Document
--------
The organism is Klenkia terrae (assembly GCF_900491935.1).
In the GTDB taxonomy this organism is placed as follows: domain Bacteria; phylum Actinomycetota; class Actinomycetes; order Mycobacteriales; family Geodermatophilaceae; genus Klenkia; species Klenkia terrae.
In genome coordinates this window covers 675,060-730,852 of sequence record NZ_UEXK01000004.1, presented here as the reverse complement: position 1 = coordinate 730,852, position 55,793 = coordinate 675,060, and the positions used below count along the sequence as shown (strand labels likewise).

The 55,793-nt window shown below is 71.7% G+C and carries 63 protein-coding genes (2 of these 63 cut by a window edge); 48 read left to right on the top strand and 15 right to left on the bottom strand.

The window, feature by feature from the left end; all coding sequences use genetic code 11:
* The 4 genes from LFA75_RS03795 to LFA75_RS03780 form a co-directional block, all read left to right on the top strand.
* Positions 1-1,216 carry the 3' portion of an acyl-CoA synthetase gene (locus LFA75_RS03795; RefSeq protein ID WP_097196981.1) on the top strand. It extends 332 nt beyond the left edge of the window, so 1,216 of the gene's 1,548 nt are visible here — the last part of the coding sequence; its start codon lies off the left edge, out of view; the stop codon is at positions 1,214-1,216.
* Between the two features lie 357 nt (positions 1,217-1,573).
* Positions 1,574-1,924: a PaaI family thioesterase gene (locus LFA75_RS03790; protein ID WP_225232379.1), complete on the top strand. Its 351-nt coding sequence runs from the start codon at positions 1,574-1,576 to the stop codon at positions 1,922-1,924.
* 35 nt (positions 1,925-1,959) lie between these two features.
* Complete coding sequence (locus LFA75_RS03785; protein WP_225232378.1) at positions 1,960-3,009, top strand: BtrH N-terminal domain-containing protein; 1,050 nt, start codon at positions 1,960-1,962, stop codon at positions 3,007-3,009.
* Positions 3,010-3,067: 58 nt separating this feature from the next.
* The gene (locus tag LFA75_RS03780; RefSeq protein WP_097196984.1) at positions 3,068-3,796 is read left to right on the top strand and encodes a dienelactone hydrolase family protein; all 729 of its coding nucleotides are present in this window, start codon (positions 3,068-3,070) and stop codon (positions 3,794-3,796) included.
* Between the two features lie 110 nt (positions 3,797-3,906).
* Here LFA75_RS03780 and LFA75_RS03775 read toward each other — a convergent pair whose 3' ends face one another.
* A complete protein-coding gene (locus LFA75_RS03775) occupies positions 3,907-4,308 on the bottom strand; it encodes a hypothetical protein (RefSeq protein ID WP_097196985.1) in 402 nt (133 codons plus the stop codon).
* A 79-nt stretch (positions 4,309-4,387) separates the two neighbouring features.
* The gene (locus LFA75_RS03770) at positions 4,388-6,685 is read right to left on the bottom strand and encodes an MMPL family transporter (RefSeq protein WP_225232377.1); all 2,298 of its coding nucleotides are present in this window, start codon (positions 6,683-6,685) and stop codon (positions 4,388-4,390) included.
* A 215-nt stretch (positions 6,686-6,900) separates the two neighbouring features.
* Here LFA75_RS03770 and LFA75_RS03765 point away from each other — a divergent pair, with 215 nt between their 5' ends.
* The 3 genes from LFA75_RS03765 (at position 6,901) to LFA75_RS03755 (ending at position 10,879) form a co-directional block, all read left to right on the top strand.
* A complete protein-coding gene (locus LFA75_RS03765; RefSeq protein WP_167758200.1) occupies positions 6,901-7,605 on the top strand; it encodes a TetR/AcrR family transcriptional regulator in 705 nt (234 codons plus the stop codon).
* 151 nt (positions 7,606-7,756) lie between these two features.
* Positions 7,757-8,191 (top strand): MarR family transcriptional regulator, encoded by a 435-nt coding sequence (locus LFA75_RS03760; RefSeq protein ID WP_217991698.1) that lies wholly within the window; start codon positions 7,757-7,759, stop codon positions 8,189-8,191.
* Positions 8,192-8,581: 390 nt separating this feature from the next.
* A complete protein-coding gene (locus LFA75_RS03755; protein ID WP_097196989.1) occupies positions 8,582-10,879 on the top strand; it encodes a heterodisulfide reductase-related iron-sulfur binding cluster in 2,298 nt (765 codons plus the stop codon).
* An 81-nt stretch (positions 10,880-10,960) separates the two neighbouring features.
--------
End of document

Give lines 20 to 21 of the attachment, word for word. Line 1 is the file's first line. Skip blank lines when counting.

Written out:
* Here LFA75_RS03770 and LFA75_RS03765 point away from each other — a divergent pair, with 215 nt between their 5' ends.
* The 3 genes from LFA75_RS03765 (at position 6,901) to LFA75_RS03755 (ending at position 10,879) form a co-directional block, all read left to right on the top strand.